HTC One mini 2 Reviewby Anand Lal Shimpi & Joshua Ho on May 26, 2014 3:00 AM EST
We'll start by measuring the rear facing camera's ability to resolve fine details by shooting at an ISO12233 test target. For now we'll be looking at horizontal and vertical resolution using the sagittal and tangential lines in the upper right of the center of the test chart:
The One mini 2 should show a clear advantage here compared to the One (M7/8) and original One mini as its 13MP sensor should be able to resolve finer details than any of its predecessors or more expensive siblings.
The gallery below has links to the original chart captures for all of the phones compared in this review:
In the sagittal crop, the One mini 2 doesn't show signs of aliasing until beyond the 14 mark (units of line pairs per image height). By 16 line pairs per image height we see more aliasing and beyond that things get worse. As the camera attempts to resolve finer and finer details it becomes more challenging to properly separate the white and black lines, which is why we get aliasing (swapping of the two colors). The M8 in this case is an absolute mess. There's aliasing beginning just after 10 line pairs per image height, and it's impossible to determine separation between the two lines after the 12 mark.
I think the LG G2 is a great comparison as it can be found at a similar price point to the mini 2 and it also has a 13MP camera sensor. The difference in quality is substantial. On the G2 we don't see aliasing until closer to the 18 marker. Even the Moto X's 10MP camera as well as the iPhone 5c's 8MP camera. As much as the One mini 2 is able to resolve finer details compared to the One thanks to its 13MP rear sensor, it's possible to deliver better performance with lower resolution cameras. In other words, not all 13MP cameras are created equal.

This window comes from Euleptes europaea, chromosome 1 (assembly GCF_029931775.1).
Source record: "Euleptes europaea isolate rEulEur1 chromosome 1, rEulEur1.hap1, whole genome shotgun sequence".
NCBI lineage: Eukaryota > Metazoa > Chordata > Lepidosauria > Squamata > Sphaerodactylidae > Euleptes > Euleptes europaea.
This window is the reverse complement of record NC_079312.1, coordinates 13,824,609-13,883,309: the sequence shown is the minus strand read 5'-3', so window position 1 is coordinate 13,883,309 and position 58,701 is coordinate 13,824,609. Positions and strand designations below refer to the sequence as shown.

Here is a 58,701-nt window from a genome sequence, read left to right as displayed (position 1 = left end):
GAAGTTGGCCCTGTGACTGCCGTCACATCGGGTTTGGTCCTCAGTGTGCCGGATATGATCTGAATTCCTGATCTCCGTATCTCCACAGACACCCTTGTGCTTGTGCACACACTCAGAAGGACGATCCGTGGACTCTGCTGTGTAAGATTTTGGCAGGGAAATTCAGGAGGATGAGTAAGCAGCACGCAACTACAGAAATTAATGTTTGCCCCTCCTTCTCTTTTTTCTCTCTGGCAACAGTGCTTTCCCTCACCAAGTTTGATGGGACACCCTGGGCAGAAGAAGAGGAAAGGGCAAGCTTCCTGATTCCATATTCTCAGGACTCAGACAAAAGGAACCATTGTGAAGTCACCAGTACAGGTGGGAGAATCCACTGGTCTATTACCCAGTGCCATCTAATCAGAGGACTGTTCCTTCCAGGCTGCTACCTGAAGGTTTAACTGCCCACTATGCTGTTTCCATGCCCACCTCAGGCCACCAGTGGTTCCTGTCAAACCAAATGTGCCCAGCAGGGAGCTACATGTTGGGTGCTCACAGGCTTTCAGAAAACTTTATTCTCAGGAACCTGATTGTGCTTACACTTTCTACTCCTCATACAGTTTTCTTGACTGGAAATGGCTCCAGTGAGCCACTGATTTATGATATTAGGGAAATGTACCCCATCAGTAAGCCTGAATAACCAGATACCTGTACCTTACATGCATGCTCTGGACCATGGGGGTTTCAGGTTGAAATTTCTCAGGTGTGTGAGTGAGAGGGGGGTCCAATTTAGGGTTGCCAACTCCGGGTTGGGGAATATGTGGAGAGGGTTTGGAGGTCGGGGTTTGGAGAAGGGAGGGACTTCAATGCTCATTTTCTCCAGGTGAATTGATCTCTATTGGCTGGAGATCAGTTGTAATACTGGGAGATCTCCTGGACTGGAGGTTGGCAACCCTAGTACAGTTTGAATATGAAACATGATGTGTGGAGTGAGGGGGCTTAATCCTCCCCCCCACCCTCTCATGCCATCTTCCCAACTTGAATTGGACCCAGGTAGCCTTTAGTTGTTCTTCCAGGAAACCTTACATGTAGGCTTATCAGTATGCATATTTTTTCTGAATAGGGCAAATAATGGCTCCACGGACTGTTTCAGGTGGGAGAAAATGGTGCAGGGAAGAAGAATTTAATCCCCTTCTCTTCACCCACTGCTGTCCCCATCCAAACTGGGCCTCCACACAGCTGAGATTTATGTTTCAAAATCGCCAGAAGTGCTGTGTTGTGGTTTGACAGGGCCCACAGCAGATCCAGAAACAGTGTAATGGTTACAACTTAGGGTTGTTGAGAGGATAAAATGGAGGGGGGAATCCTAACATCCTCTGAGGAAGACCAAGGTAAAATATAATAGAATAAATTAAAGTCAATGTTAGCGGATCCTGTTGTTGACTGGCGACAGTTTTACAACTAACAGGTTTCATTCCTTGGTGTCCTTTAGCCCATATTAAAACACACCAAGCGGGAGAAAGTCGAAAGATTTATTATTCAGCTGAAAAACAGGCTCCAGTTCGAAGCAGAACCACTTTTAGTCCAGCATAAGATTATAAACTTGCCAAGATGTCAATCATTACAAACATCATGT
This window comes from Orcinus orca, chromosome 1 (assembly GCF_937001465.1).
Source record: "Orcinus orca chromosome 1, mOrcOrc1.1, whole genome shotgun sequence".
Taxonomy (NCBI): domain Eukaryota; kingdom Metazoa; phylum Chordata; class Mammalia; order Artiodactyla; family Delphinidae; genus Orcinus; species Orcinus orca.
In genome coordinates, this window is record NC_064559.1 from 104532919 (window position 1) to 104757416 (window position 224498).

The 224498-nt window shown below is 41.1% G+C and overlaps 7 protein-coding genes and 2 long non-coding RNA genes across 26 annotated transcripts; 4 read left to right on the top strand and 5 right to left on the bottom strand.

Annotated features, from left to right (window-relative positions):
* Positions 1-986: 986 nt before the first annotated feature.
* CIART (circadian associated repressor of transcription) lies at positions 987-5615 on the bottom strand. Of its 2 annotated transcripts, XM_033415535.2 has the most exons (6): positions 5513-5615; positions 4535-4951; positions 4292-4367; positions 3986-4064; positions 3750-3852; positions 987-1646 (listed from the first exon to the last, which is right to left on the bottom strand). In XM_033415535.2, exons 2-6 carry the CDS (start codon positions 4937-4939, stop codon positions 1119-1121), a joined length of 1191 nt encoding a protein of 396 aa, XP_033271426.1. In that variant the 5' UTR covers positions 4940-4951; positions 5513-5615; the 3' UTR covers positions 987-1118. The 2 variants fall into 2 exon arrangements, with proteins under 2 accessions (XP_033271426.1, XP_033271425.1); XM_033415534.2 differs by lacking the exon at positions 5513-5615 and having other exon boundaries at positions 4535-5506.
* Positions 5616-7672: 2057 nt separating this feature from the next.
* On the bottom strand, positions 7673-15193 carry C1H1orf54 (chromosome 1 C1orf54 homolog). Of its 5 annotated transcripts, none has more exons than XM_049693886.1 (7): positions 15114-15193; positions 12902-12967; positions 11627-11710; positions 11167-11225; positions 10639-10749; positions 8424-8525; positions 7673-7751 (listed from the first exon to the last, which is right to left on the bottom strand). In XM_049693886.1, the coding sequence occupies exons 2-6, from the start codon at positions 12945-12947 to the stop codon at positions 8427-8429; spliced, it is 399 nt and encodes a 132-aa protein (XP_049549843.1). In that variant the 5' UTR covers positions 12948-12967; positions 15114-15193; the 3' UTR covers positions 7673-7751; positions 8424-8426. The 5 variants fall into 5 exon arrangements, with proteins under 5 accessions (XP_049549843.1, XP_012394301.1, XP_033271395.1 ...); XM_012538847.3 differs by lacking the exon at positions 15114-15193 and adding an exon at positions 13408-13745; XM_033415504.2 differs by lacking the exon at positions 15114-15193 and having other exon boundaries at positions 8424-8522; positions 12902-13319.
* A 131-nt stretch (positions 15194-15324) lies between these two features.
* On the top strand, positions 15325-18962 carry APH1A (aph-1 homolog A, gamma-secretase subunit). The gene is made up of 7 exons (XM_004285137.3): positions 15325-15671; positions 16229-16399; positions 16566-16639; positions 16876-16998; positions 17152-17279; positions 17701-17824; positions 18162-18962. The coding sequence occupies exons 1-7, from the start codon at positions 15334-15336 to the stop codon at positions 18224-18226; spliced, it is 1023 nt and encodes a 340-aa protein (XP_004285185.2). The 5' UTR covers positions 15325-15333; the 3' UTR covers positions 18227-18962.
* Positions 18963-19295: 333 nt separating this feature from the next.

You can see full 1:1 resolution crops in the gallery below:
The tangential crops tell a very similar story. The One mini 2 delivers more spatial resolution than the One, but it falls behind last year's flagships.
With the M8, HTC improved color accuracy over the previous generation. As the One mini 2 features a different camera module, sensor and ISP, I wondered how color reproduction changed with the cost reduction. For the next comparison I shot the standard x-rite colorchecker classic card under 6500K light. The obvious next step here is to compare the captured colors to reference colors and calculate delta E values but we're not quite there yet.
There are definitely differences between the M8 and One mini 2's color handling. Reds are more saturated on the M8 mini, while there's a bit more green on the M8. The light brown swatch is a bit more pink than it should be (see the second square in the top row), and there's more noise than there really should be in some of these squares. Grayscale performance looks decent. Overall color reproduction is decent, but different than the M8.